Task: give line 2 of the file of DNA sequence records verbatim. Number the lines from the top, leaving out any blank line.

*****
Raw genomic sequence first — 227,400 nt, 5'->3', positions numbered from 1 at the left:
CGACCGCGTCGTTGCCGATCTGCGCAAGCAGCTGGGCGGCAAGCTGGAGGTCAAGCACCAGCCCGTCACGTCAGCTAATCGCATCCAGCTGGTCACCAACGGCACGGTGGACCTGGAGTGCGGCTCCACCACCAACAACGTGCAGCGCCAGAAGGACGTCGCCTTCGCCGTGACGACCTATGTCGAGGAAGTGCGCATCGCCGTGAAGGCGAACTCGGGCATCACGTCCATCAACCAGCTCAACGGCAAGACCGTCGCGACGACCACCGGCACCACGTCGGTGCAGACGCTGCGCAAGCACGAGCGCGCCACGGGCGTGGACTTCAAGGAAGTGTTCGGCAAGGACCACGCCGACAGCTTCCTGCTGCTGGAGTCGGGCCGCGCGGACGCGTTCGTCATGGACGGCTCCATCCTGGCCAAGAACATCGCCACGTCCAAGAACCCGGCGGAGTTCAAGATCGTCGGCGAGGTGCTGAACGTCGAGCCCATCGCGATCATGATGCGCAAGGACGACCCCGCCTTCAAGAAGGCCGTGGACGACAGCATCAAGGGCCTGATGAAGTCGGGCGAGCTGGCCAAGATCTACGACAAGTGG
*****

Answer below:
CGACCGCGTCGTTGCCGATCTGCGCAAGCAGCTGGGCGGCAAGCTGGAGGTCAAGCACCAGCCCGTCACGTCAGCTAATCGCATCCAGCTGGTCACCAACGGCACGGTGGACCTGGAGTGCGGCTCCACCACCAACAACGTGCAGCGCCAGAAGGACGTCGCCTTCGCCGTGACGACCTATGTCGAGGAAGTGCGCATCGCCGTGAAGGCGAACTCGGGCATCACGTCCATCAACCAGCTCAACGGCAAGACCGTCGCGACGACCACCGGCACCACGTCGGTGCAGACGCTGCGCAAGCACGAGCGCGCCACGGGCGTGGACTTCAAGGAAGTGTTCGGCAAGGACCACGCCGACAGCTTCCTGCTGCTGGAGTCGGGCCGCGCGGACGCGTTCGTCATGGACGGCTCCATCCTGGCCAAGAACATCGCCACGTCCAAGAACCCGGCGGAGTTCAAGATCGTCGGCGAGGTGCTGAACGTCGAGCCCATCGCGATCATGATGCGCAAGGACGACCCCGCCTTCAAGAAGGCCGTGGACGACAGCATCAAGGGCCTGATGAAGTCGGGCGAGCTGGCCAAGATCTACGACAAGTGG